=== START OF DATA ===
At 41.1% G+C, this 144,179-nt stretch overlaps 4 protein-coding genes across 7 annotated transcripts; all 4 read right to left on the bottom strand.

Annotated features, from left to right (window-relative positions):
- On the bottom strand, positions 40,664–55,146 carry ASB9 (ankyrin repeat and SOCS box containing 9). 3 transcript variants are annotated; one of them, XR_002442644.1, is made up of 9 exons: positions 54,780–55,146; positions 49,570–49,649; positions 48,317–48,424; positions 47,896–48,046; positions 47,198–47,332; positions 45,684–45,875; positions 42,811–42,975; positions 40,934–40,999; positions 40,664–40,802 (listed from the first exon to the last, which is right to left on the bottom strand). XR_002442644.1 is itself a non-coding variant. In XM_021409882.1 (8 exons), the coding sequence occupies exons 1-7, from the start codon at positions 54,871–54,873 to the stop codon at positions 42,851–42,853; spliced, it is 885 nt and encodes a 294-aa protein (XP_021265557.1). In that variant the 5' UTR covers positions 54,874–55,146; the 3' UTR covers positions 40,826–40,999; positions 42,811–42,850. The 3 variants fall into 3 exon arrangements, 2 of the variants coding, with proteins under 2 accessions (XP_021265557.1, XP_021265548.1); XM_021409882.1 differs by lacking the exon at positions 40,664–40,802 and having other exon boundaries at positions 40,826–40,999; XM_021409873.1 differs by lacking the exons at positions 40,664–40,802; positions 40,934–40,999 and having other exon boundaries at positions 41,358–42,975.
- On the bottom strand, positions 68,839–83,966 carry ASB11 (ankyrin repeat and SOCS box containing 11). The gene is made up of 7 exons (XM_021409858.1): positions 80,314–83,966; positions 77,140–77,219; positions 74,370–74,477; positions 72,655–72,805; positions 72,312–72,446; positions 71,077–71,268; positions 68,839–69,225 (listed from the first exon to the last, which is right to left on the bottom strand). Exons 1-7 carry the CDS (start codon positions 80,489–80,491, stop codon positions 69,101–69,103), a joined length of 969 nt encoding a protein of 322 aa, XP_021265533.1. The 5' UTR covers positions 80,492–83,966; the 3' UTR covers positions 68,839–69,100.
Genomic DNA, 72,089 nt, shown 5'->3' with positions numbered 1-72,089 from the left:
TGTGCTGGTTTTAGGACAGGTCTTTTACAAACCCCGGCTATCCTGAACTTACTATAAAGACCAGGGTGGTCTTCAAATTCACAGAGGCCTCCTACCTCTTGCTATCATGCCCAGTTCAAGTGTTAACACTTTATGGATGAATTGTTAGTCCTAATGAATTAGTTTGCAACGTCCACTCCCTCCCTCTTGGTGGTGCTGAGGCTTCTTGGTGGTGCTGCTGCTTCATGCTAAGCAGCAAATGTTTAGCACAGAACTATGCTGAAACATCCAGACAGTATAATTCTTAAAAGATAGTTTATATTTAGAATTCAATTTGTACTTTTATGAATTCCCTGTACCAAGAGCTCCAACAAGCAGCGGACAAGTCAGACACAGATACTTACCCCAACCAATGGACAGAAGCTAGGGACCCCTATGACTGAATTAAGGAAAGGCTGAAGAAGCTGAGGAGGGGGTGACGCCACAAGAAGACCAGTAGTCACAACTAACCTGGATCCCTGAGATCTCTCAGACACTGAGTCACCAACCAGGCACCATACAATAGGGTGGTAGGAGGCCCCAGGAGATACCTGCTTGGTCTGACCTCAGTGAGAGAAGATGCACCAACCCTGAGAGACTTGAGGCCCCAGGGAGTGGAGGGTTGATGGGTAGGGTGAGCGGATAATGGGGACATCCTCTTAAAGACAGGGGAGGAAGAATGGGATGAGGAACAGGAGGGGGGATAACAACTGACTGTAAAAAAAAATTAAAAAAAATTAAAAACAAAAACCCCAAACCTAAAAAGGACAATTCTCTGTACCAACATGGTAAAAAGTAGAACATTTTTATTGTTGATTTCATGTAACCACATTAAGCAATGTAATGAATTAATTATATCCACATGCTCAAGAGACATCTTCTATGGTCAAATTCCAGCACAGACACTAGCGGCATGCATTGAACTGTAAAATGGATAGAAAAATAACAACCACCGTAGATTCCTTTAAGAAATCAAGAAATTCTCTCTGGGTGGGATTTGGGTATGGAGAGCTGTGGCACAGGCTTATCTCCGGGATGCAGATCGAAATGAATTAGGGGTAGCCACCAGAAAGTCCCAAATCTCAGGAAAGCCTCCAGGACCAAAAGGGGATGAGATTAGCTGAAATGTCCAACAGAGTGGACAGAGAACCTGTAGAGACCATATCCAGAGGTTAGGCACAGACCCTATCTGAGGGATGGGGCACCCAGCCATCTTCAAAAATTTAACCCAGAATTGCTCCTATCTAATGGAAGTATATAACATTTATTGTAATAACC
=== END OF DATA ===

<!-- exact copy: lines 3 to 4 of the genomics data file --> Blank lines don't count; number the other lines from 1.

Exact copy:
- On the bottom strand, positions 40,664–55,146 carry ASB9 (ankyrin repeat and SOCS box containing 9). 3 transcript variants are annotated; one of them, XR_002442644.1, is made up of 9 exons: positions 54,780–55,146; positions 49,570–49,649; positions 48,317–48,424; positions 47,896–48,046; positions 47,198–47,332; positions 45,684–45,875; positions 42,811–42,975; positions 40,934–40,999; positions 40,664–40,802 (listed from the first exon to the last, which is right to left on the bottom strand). XR_002442644.1 is itself a non-coding variant. In XM_021409882.1 (8 exons), the coding sequence occupies exons 1-7, from the start codon at positions 54,871–54,873 to the stop codon at positions 42,851–42,853; spliced, it is 885 nt and encodes a 294-aa protein (XP_021265557.1). In that variant the 5' UTR covers positions 54,874–55,146; the 3' UTR covers positions 40,826–40,999; positions 42,811–42,850. The 3 variants fall into 3 exon arrangements, 2 of the variants coding, with proteins under 2 accessions (XP_021265557.1, XP_021265548.1); XM_021409882.1 differs by lacking the exon at positions 40,664–40,802 and having other exon boundaries at positions 40,826–40,999; XM_021409873.1 differs by lacking the exons at positions 40,664–40,802; positions 40,934–40,999 and having other exon boundaries at positions 41,358–42,975.
- On the bottom strand, positions 68,839–83,966 carry ASB11 (ankyrin repeat and SOCS box containing 11). The gene is made up of 7 exons (XM_021409858.1): positions 80,314–83,966; positions 77,140–77,219; positions 74,370–74,477; positions 72,655–72,805; positions 72,312–72,446; positions 71,077–71,268; positions 68,839–69,225 (listed from the first exon to the last, which is right to left on the bottom strand). Exons 1-7 carry the CDS (start codon positions 80,489–80,491, stop codon positions 69,101–69,103), a joined length of 969 nt encoding a protein of 322 aa, XP_021265533.1. The 5' UTR covers positions 80,492–83,966; the 3' UTR covers positions 68,839–69,100.